The shift to remote working has also increased the talent pool in industries such as professional services and finance, which now have access to the best candidates regardless of geography.
To tap into a broader geographic range of talent, staffing agencies are increasingly turning to online talent platforms. These platforms have seen a rise both in users and jobs posted. For example, Freelancer. com, a freelance marketplace providing selected professional services, saw job postings in the second quarter of 2020 grow by 25 percent compared with the first quarter and 41 percent year over year.
In the first four months of 2020, the number of newly employed workers who have registered on one freelance marketplace that provides blue-collar services jumped by nearly 10 percent.
However, the pandemic has also led workers to rethink their employment options. According to one survey, 57 percent of respondents said they have experienced a shift in their feelings toward work due to the pandemic. Of those, 60 percent are more motivated to be employed at an organization that values its staff during unpredictable times, 40 percent will prioritize their personal life over their job moving forward, and 33 percent want to pursue a more meaningful or fulfilling job.
These changing preferences might make it harder for certain companies to retain temporary workers.
Companies must update their temporary-labor playbook
Over the past several months, the landscape has been changing week to week, and every country and region are experiencing a different combination of challenges at any given time. This multispeed environment has exposed the limits of traditional labor procurement approaches and conventional wisdom. As the recovery proceeds amid persistent uncertainty, companies would do well to update their strategy for temporary labor to ensure they are taking full advantage of this vital resource. Five levers could prove particularly valuable.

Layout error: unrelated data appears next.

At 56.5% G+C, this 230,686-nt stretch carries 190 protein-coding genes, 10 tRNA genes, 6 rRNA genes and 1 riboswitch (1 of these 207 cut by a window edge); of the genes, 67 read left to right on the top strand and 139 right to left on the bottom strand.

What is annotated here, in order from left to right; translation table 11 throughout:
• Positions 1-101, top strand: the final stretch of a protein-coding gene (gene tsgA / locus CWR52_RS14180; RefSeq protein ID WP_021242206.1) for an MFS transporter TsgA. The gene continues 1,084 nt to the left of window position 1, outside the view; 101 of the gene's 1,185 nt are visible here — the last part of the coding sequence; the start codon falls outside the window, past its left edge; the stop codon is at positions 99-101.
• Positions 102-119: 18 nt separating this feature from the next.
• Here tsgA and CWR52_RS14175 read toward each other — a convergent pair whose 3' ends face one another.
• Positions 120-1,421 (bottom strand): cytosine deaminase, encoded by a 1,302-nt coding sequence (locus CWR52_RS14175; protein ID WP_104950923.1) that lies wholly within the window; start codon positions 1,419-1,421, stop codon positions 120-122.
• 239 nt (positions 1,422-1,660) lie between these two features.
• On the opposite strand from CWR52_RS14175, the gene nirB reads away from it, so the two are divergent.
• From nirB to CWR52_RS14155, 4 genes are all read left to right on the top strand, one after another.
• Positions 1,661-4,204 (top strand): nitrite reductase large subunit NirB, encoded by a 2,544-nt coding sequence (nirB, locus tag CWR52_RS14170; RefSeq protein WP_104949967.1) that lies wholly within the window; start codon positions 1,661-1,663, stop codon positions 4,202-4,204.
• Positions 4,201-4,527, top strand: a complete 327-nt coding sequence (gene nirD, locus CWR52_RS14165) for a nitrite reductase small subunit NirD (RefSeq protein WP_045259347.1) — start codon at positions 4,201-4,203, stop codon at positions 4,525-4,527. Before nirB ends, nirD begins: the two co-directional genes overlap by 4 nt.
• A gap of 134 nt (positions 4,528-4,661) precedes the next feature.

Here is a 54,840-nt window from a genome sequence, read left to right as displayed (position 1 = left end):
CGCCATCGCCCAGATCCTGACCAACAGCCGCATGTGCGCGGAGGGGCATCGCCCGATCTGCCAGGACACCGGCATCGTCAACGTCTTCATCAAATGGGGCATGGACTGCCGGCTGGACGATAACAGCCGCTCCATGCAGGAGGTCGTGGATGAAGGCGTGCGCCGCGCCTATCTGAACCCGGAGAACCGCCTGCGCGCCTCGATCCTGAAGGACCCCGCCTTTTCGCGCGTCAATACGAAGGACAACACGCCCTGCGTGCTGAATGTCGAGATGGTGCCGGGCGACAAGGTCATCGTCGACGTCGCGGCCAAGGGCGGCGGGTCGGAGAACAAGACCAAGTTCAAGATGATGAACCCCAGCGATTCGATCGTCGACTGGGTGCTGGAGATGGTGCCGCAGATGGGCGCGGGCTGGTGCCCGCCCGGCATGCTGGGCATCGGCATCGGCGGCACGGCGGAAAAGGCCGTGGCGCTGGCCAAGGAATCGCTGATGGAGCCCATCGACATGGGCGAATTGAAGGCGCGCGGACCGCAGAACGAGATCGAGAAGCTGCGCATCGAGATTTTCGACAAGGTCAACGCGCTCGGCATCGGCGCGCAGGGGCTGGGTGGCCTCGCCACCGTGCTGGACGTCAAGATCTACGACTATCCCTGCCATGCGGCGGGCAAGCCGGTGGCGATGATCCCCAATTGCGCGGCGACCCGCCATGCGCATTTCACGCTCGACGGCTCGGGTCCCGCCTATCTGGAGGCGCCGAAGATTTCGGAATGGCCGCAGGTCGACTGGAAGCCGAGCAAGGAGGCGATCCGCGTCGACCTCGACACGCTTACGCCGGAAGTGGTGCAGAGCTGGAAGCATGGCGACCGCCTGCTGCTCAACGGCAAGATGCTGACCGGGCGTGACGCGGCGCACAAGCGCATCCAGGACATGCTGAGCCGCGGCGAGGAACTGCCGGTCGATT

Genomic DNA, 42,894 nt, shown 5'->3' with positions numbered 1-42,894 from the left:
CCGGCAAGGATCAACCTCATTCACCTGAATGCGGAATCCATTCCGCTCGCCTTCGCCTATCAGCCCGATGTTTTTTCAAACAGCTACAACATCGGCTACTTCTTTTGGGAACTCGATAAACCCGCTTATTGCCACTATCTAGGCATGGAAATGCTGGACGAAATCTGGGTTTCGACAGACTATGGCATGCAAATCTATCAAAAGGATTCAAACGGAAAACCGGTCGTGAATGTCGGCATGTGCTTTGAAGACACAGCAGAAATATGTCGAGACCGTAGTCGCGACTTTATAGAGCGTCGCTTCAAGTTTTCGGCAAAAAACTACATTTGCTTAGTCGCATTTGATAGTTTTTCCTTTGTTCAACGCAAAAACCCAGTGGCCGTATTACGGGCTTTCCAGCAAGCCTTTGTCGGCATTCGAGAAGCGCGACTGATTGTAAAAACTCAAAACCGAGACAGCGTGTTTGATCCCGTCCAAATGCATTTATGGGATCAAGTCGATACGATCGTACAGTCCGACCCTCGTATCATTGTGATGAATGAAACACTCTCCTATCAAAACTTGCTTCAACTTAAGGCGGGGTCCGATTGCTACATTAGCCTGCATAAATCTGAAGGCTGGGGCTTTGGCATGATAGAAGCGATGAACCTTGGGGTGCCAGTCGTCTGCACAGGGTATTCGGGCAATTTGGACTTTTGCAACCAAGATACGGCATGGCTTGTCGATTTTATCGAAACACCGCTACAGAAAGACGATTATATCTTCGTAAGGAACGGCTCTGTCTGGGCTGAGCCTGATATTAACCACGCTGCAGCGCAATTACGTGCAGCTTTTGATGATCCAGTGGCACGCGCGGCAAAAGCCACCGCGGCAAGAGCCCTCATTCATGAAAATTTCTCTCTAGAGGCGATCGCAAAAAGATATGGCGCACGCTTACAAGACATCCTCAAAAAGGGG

Reassess sourcing strategy
Depending on the industry, companies may face a surplus of qualified workers, creating a buyer’s market. In response, procurement should seek to shift its contracting approach, with an emphasis on renegotiating temporary-labor contracts to lock in favorable terms. Companies should also use this opportunity to review their current sourcing strategy and potentially move from a traditional temporary agency model to one that harnesses the abovementioned marketplaces or a vendor management system. Tracking temporary staff’s overtime hours can help organizations to right-size demand in light of the labor surplus.
Companies should also monitor the current tenure of their temporary workers, implement more rigorous limits, and negotiate tenure discounts. Where critical roles need to be filled, it is important to focus on temp-to-perm conversions. These moves can help manage costs while taking advantage of the additional talent available.
Update onboarding and demand management
Companies can no longer rely on in-person onboarding, so they must update their processes to handle the administrative tasks for new hires. This effort will require investments in training and change management to prepare employees to perform remote requisition and onboarding. A number of apps have been developed to engage remote workers and manage many of the transactional tasks, which can free up procurement and HR to focus on higher-value work.
The pandemic has also altered the calculus for hiring temporary workers and laying off permanent employees. For example, during the months that the government paid additional unemployment benefits, some companies hiring blue-collar labor for minimum-wage jobs found it more challenging to find talent at the right cost, since unemployment benefits could put more money in people’s pockets than a minimum-wage job. In some instances that meant employers had to either pay more for the same role or hire a higher-skilled resource.